Tuesday, 4 January 2011

Why acquisition beats retention

In a short conversation with Graham Hill today, the topic of acquisition versus retention was brought up. My response to Graham's initial question was "human nature":
@GrahamHill: If only banks, utilities, telcos put as much effort into retaining customers as they did into acquiring them < human nature
and my second one was elaborating on that:
@GrahamHill Retention never gets as much attention as acquisition. Leads, customers, employees, or even cars, mistresses, jobs ;-)

When Graham asked next:
@MartijnLinssen The economic advantages of a whole lifecycle view of customer management are beyond doubt. Where is the problem?
I knew I had another blog post to write

Everyone reading this must be familiar with it: getting something new is commonly viewed upon as much sexier than restoring or prolonging something old. That goes for pretty much everything.
  • Ditched the old car, bought a new one? You devil you!
  • Stopped fixing your old house, got a new one instead? Success!
  • Finally dumped your old employer who stopped giving you pay raises 5 years ago? Well done! Joined a sexy start-up? Wow, even better!
  • Getting a new, younger wife, swapping that for the old hag? Applause!
You know me, of course, just mildly exaggerating there - while not far off target

Retaining existing customers versus acquiring new ones, retaining old employees versus acquiring fresh young ones, businesses also "suffer" from this apparent mental model - why?
  1. First of all, because new is perceived better than old. Somehow that's in our system, evolutionary. Is it what drives our survival, our basic instincts? The young are always welcomed everywhere across the world, in every culture. Jesus with his frequent quotations of children, dictators like Hitler and Stalin posing with children - the young, small and fresh move us beyond imagination
  2. Second of all, because it's easier to measure. Retention is fixing invisible problems: painting your house isn't giving it a visually better look, unless you waited too long to do so - and that means more work (sanding, puttying) meaning more time and money and energy. So, acquisition is always better visible than retention, and when it (nearly) isn't, that only means that the cost-efficiency of retention over acquisition has dropped dead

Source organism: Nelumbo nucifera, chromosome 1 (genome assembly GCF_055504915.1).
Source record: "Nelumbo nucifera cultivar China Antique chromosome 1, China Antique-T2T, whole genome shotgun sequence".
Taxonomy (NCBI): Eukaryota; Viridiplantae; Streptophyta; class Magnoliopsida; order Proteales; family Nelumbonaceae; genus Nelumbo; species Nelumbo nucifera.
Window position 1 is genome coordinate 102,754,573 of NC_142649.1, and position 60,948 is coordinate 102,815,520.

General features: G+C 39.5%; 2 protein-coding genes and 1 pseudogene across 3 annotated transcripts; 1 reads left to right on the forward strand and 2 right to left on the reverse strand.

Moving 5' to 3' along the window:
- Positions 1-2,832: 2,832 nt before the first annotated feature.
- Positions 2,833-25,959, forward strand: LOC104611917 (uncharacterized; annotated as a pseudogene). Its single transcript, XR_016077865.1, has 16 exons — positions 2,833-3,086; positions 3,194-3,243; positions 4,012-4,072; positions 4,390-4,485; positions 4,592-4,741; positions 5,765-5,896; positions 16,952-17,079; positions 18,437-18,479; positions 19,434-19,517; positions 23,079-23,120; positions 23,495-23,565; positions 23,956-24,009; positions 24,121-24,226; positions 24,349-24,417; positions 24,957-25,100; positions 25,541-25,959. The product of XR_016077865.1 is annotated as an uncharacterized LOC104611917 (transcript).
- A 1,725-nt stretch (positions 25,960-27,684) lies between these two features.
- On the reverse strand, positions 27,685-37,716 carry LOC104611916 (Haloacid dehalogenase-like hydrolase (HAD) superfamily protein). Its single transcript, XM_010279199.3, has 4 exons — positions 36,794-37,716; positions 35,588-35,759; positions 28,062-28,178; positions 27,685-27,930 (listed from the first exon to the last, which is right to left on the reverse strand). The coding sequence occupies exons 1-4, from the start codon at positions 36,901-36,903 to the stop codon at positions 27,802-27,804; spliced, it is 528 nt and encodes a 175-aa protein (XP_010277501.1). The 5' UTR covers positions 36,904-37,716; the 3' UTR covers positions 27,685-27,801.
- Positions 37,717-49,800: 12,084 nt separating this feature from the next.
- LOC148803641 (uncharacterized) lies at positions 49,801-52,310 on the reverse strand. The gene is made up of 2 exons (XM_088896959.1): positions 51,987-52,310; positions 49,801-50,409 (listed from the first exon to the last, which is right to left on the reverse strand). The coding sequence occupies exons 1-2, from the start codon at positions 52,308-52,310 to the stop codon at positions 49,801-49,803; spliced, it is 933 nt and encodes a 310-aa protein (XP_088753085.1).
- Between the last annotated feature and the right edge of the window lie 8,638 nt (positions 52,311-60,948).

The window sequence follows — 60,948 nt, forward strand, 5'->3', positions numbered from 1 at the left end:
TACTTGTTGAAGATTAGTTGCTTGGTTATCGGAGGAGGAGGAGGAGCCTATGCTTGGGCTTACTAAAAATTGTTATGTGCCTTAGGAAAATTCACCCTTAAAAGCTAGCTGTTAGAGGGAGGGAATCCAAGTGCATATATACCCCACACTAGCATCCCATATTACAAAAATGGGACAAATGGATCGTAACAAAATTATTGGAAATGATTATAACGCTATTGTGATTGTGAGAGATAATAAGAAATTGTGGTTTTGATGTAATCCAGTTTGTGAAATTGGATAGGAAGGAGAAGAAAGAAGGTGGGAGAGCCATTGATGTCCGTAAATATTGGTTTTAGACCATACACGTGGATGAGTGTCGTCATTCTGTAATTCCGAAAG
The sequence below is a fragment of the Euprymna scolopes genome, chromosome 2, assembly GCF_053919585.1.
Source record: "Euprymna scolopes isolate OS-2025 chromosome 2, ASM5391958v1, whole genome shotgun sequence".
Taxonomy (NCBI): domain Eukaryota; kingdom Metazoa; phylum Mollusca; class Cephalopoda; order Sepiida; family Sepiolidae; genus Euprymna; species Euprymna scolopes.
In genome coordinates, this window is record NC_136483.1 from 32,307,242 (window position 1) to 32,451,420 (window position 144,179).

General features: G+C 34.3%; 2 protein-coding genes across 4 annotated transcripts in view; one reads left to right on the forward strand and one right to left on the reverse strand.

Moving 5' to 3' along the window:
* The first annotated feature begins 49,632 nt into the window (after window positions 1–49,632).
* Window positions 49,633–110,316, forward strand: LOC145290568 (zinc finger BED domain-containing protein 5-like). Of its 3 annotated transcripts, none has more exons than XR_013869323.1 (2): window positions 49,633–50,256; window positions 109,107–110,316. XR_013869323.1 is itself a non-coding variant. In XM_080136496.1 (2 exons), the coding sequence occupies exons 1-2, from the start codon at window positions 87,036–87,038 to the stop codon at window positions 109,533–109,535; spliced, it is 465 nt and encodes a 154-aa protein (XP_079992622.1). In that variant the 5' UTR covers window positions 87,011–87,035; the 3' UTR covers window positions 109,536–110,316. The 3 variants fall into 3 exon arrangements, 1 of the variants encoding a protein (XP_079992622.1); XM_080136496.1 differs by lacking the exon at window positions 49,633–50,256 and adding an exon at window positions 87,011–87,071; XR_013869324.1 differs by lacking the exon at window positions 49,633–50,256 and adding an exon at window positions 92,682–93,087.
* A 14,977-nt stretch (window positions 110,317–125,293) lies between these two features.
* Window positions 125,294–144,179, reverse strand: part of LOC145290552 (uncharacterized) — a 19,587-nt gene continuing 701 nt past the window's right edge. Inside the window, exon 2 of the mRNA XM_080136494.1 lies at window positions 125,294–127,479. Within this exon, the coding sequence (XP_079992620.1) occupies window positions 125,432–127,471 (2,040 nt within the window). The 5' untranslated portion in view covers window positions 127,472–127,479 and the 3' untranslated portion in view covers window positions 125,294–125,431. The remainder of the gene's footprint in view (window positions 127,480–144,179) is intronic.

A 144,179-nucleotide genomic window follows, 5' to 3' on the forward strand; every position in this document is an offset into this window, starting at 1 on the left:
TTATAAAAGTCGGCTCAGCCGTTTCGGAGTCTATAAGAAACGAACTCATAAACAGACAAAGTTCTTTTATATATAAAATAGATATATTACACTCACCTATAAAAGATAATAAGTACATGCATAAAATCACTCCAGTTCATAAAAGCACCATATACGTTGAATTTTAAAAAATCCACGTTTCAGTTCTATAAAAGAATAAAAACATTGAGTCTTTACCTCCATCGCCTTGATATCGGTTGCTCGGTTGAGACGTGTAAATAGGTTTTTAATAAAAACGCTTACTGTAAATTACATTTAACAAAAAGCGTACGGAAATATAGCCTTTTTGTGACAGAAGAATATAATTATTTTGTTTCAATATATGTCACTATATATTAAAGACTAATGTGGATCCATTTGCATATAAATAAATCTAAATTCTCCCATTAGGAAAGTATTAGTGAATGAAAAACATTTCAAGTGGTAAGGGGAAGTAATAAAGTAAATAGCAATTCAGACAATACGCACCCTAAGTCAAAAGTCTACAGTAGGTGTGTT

I call this last one The Law of Invisible Problems - if you need to raise awareness or funding for issues, it helps if others recognise them as such. After all, problems only exist once recognised. You can even make problems appear out of thin air by getting recognition for them (by all means pointing to Global Warming there, with a maximum of 4% of human-caused CO2 emission as part of all emission)

I've witnessed in large enterprises how this Law of Invisible Problems works: employees telling management about issues arisen, trends they saw in future issues, even showing them in nice and shiny graphs and Powerpoints, meeting the limited RGB-view of top management. I knew management understood them and the issues, witnessed the whole process from nearby, many, many times, but the truth was that there is no funding for invisible problems

Disgruntled employees, dissatisfied customers - they're there, but when do they turn into problems, meaning lost employees, lost customers? And do we get blamed if that's the case? If not, what's there to fear? If nothing to fear, what is it that drives us?

Fact of the matter is, that getting away with lost employees and customers is rather easy - it doesn't really lead to Punishment in most cases. Brand a lost employee as "desired exit", brand a lost customer as "trouble-making margin-squeezer" and all of a sudden they turn into socalled "non-regretted losses", aka collateral damage

Acquiring something new is visible to all, it tackles a known issue, you can get a budget for it, it's something you can tell the press and be proud of
Prolonging or fixing something old is visible to only a few, it tackles a largely unknown issue, hard to get that budgeted, and when telling the press, the first thing they say: So you have a problem with dissatisfied [fill in the blanks]?

If you want to retain, you need absolute openness and 100% transparency between all parties involved. Try making that happen in ye olde enterprise

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